Southwest Spine and Sports Featured in the Phoenix 2015 Medical Directory

Excerpt from “Super Clinics” in Phoenix 2015 Medical Directory Vol. 49, No. 14

She could ride, and she could run. At 57, Kim rode horses competitively, and she jogged to stay in shape. Then one day while exercising, she felt a pop in her left hip, and suddenly it wasn’t even easy to walk. Indeed, the pain in her left thigh and buttock was so severe that it hurt to sit.

She pursued the usual courses of treatment – physical therapy, injections to the lower back, chiropractic manipulation. Improvement was minimal. She began to wonder if her gluteal injury might not bring her life as a woman of action to an end. Then, in 201a, Kim “presented” – to use prevailing industry jargon-speak – at Southwest Spine and Sport, where her treatment included doses of PRP.

Southwest Spine and Sports founder Dr. Michael Wolff administers Platelet-Rich Plasma (PRP) to a patient

Southwest Spine and Sports founder Dr. Michael Wolff administers Platelet-Rich Plasma (PRP) to a patient

Never heard of it? PRP stands for Platelet-Rich Plasma, a regenerative treatment for pain in the joints and the soft tissues. “It’s using your own blood to treat your injury,” says Dr. Michael Wolff, who founded Southwest Spine and Sports in 1999. “It might lead to faster or fuller healing. And it’s all natural, not like steroids.”

It works like this: “We draw your blood, and that machine spins your blood,” explains Jen Stewart, a medical assistant at the Tempe location of Southwest Spine and Sports, pointing to a toaster-size white gizmo that looks like some high-end kitchen appliance. The result, as the name “Platelet-Rich Plasma” suggests, is a product with a high concentration of the platelets that contain growth factors and proteins that help rebuild and enhance recovery.

When it’s re-injected, Stewart says, “we flood that part of your body with platelets… It’s not FDA-approved, so it’s technically experimental, but they’ve been doing a lot of them.” Kim, who asked that her last name not be used in this article, became a believer. Since undergoing PRP treatment, she and her horse have completed a 75-mile endurance ride, and multiple 50-mile rides, and she’s resumed her other exercises. In her online testimonial, she inevitably notes that PRP got her back in the saddle.

PRP is just one of the diverse and sophisticated treatments offered at Southwest Spine and Sports, any of which might be worth an article. But what may be even more remarkable is that they’re all available under one roof. “You really shouldn’t have to go see eight different people because you have lower back pain,” spokesperson Helen Basey says.

Southwest Spine and Sports is not unique in this regard. It may, at that, be an example of a rising trend – specialty practices that aren’t content to be so specialized anymore, and are expanding their models to include subspecialties, holistic care, even research and development. This is the essence of the integrative health care revolution, and chances are, it’s already at your doorstep.

Southwest Spine and Sports physician Dr. Lata Kumaraswamy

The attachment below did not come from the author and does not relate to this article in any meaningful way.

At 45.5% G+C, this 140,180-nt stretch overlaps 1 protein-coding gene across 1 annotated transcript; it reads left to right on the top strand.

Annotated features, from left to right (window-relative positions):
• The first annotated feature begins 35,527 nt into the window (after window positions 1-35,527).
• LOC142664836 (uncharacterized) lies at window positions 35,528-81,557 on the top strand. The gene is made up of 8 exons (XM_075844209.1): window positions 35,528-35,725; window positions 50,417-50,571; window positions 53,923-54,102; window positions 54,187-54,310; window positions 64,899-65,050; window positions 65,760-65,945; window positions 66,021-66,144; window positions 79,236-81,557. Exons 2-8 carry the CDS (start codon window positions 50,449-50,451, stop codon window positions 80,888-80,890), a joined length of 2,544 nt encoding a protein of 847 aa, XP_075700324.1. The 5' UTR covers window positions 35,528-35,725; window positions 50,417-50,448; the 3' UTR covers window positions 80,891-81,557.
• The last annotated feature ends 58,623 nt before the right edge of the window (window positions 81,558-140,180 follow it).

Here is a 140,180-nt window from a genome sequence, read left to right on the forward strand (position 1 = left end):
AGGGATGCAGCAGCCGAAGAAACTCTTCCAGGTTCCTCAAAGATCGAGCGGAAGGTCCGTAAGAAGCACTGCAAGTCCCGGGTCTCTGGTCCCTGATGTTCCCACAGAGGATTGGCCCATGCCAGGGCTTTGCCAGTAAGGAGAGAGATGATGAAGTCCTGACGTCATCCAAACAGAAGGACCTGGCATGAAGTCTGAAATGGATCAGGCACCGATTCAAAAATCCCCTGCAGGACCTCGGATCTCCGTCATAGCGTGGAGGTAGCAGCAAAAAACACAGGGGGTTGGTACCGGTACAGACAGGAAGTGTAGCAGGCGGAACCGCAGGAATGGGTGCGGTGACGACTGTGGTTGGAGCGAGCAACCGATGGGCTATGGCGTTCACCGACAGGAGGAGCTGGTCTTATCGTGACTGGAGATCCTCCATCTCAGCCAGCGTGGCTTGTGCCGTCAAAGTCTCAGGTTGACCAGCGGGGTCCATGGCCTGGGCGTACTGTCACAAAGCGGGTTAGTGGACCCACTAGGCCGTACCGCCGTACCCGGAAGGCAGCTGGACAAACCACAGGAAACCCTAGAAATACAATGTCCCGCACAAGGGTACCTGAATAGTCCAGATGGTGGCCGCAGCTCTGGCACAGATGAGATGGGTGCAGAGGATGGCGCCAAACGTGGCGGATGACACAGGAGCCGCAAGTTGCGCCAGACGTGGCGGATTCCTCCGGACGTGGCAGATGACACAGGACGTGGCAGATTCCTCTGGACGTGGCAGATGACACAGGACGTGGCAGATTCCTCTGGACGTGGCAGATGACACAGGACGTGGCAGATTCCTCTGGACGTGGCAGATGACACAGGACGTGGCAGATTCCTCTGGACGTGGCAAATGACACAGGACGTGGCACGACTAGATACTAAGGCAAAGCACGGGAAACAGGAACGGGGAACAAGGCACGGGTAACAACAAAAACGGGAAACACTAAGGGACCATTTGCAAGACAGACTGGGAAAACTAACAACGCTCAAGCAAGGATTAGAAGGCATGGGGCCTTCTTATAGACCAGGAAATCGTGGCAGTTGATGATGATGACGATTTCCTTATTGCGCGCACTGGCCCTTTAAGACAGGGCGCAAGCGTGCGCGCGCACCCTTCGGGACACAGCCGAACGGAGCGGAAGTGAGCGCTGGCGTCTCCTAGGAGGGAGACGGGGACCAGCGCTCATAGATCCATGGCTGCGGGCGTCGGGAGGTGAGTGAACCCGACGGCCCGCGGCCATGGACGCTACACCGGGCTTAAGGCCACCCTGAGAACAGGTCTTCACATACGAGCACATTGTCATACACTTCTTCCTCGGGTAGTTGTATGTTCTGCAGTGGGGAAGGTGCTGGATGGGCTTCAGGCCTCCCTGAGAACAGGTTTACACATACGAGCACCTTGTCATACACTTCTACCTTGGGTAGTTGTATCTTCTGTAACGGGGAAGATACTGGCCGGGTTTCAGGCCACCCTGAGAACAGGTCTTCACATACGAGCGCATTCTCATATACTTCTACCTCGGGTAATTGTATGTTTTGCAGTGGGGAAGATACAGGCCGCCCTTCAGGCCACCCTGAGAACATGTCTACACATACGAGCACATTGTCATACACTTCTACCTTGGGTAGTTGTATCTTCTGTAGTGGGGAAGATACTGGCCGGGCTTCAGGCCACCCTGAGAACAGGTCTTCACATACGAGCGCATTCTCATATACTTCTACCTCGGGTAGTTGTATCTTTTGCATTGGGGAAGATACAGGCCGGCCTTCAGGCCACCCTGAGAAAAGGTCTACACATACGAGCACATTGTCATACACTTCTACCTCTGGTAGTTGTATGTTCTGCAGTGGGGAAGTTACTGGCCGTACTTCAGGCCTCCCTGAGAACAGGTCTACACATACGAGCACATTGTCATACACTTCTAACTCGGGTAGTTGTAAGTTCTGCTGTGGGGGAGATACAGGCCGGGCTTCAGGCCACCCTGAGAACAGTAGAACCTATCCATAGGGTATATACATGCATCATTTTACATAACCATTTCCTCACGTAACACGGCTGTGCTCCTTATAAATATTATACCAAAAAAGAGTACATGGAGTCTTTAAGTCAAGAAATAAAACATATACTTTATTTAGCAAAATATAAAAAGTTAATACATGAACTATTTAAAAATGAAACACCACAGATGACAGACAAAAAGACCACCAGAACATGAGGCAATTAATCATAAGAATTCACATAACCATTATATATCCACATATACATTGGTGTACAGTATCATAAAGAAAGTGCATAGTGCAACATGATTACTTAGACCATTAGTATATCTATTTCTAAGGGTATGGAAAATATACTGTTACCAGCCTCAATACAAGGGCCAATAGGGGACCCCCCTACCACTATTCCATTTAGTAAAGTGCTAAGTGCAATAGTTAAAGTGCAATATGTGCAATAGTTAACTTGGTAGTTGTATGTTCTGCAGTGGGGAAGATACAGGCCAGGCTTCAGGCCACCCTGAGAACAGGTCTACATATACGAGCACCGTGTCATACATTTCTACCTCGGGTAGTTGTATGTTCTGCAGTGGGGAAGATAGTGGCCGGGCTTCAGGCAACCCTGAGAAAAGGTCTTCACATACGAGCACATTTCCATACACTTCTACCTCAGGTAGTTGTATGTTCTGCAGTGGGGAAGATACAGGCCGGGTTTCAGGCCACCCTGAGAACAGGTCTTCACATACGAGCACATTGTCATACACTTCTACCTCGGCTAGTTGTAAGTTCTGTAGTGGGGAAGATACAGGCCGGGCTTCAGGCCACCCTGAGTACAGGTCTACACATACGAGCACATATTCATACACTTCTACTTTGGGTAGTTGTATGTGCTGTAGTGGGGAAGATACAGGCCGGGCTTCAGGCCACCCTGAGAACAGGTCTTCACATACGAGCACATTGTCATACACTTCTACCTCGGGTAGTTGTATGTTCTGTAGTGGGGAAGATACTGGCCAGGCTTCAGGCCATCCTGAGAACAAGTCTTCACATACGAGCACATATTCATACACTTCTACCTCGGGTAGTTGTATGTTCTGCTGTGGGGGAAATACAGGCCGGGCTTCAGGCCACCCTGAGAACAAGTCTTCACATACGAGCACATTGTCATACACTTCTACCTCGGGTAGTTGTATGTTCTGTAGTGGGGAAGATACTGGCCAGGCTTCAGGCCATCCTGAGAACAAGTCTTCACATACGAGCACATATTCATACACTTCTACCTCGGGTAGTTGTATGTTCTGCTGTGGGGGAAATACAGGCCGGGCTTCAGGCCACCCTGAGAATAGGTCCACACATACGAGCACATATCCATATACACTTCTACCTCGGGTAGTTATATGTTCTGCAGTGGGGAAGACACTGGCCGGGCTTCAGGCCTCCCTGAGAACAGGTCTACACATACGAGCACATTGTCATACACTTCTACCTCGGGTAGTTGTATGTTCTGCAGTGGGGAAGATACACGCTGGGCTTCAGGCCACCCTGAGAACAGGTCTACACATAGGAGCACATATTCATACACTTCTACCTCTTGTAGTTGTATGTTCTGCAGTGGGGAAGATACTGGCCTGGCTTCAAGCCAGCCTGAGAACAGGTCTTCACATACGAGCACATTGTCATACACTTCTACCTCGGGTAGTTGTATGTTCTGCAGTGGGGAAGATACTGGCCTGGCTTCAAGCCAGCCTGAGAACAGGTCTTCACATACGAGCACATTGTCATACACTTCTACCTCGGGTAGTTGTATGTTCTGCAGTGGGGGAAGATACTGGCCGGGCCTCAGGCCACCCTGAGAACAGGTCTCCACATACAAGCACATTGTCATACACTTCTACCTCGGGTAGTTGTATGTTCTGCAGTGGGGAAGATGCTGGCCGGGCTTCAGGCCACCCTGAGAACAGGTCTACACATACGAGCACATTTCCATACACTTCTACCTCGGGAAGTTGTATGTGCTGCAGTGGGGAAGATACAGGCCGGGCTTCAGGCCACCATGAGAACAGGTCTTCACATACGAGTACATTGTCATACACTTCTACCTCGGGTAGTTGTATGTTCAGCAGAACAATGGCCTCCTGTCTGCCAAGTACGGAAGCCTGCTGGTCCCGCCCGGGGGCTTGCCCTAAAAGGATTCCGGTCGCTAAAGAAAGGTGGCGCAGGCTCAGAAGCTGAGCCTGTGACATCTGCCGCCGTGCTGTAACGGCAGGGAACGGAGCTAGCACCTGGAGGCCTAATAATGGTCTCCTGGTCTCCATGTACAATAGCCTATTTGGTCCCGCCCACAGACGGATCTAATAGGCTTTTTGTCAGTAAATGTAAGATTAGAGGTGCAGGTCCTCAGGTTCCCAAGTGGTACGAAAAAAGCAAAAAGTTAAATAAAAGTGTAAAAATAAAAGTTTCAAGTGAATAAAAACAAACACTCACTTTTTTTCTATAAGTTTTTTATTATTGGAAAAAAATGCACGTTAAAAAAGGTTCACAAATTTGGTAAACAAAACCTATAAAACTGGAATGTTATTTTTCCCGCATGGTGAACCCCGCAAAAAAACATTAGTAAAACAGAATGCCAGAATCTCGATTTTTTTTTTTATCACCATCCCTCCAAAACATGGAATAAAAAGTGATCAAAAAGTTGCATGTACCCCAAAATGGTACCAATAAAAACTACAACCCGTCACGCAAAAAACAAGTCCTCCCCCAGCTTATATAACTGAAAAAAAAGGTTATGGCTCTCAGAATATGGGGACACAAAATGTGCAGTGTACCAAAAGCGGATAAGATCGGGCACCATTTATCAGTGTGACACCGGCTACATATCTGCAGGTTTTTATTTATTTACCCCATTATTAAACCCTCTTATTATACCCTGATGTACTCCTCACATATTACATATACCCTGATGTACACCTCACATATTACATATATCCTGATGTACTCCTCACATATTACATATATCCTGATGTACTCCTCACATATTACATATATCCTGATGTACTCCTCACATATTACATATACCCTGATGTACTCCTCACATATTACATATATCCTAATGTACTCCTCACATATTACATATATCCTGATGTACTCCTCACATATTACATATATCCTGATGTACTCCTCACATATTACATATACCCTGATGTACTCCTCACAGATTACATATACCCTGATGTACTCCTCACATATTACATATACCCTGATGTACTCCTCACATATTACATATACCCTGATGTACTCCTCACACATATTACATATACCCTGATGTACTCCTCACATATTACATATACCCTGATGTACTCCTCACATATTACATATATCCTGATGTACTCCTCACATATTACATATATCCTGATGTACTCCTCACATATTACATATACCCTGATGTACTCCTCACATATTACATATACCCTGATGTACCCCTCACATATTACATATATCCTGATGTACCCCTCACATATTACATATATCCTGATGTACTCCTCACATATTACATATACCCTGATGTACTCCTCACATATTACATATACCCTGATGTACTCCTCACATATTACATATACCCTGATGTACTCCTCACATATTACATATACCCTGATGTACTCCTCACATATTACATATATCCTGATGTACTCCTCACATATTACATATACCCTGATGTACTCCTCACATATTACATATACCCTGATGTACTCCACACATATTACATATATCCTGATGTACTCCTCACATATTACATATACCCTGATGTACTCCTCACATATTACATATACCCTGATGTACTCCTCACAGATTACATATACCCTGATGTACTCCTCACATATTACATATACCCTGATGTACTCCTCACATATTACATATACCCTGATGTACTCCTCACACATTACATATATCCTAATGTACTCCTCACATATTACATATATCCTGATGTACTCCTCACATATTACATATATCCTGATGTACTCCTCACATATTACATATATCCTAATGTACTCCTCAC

Southwest Spine and Sports physician Dr. Lata Kumaraswamy

 

Botox on the Menu

PRP is a specialty of the house at Southwest Spine and Sports – an ongoing study project of the SWSS Foundation for Innovation, Research and Education (FIRE). But it’s certainly not the only item on the menu.

Had our equestrian Kim suffered from numbness, tingling or carpal tunnel syndrome, she could have received electromyography. If chronic lower back or sacroiliac joint pain was the problem, she could have tried radiofrequency ablation. The Southwest Spine and Sports bag of tricks includes such exotic-sounding procedures as “Intradiscal Electrothermal Therapy (IDET)” and “Percutaneous Disc Decompression” and even the rather saucy-sounding “Provocative Discography.” In the procedure center, she could have gotten her X-rays. A psychologist on staff specializes in sleep disorders. Southwest Spine and Sport could even have offered Kim the services of a massage therapist or an acupuncturist.

And if she suffered from chronic migraine, she could have gotten Botox.

Yes, you read that right. Botox, long used to relieve the heartache caused by ungallant mirrors, is actually FDA-approved for chronic migraines as a treatment option.

Dr. Lata Kumaraswamy of Southwest Spine and Sports recalls another patient in her 50s who suffered from chronic migraines, defined as 15 or more headaches a month lasting four hours or longer. She had seen a neurologist and tried pain medication, with minimal benefit. Then at Southwest Spine and Sports, she was deemed a good candidate for a Botox injection into her head or neck. Although the treatment is not the immediate treatment option in some medical circles, Southwest Spine and Sports patients have often noticed their headaches getting better within two weeks.

This was the case with the patient in question.” We did one treatment, and she had a reduction in her headaches,” Kumaraswamy recalls. “We did a second treatment, and she had a further reduction. Now she’s more active; she can play with her grandkid.” Such positive outcomes, spurred by an innovative healthcare concept that reaches outside the strict parameters of a given medical field, are not exclusive to Southwest Spine and Sports.